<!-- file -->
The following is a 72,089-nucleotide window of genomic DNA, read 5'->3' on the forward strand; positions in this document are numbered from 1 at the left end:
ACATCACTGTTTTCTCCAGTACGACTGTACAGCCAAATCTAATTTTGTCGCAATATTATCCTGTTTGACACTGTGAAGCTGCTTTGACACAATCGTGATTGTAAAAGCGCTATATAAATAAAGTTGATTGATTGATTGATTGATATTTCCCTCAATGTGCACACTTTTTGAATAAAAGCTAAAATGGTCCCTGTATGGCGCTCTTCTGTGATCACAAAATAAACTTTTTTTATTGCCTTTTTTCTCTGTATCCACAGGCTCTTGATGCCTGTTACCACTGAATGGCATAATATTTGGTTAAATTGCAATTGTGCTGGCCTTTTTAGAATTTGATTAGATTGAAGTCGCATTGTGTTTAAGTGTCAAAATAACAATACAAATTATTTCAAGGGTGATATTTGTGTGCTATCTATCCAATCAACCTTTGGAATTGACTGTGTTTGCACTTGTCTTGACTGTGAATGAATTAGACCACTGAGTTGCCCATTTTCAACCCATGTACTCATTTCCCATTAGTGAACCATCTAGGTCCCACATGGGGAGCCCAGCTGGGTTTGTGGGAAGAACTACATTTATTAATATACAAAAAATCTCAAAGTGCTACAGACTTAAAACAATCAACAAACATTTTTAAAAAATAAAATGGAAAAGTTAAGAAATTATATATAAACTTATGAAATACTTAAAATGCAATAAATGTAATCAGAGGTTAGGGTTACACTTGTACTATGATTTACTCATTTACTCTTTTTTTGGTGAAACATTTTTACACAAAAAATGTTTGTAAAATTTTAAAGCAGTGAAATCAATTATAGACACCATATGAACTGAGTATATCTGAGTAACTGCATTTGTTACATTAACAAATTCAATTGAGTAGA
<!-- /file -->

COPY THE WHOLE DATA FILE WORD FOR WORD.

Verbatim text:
The following is a 72,089-nucleotide window of genomic DNA, read 5'->3' on the forward strand; positions in this document are numbered from 1 at the left end:
ACATCACTGTTTTCTCCAGTACGACTGTACAGCCAAATCTAATTTTGTCGCAATATTATCCTGTTTGACACTGTGAAGCTGCTTTGACACAATCGTGATTGTAAAAGCGCTATATAAATAAAGTTGATTGATTGATTGATTGATATTTCCCTCAATGTGCACACTTTTTGAATAAAAGCTAAAATGGTCCCTGTATGGCGCTCTTCTGTGATCACAAAATAAACTTTTTTTATTGCCTTTTTTCTCTGTATCCACAGGCTCTTGATGCCTGTTACCACTGAATGGCATAATATTTGGTTAAATTGCAATTGTGCTGGCCTTTTTAGAATTTGATTAGATTGAAGTCGCATTGTGTTTAAGTGTCAAAATAACAATACAAATTATTTCAAGGGTGATATTTGTGTGCTATCTATCCAATCAACCTTTGGAATTGACTGTGTTTGCACTTGTCTTGACTGTGAATGAATTAGACCACTGAGTTGCCCATTTTCAACCCATGTACTCATTTCCCATTAGTGAACCATCTAGGTCCCACATGGGGAGCCCAGCTGGGTTTGTGGGAAGAACTACATTTATTAATATACAAAAAATCTCAAAGTGCTACAGACTTAAAACAATCAACAAACATTTTTAAAAAATAAAATGGAAAAGTTAAGAAATTATATATAAACTTATGAAATACTTAAAATGCAATAAATGTAATCAGAGGTTAGGGTTACACTTGTACTATGATTTACTCATTTACTCTTTTTTTGGTGAAACATTTTTACACAAAAAATGTTTGTAAAATTTTAAAGCAGTGAAATCAATTATAGACACCATATGAACTGAGTATATCTGAGTAACTGCATTTGTTACATTAACAAATTCAATTGAGTAGA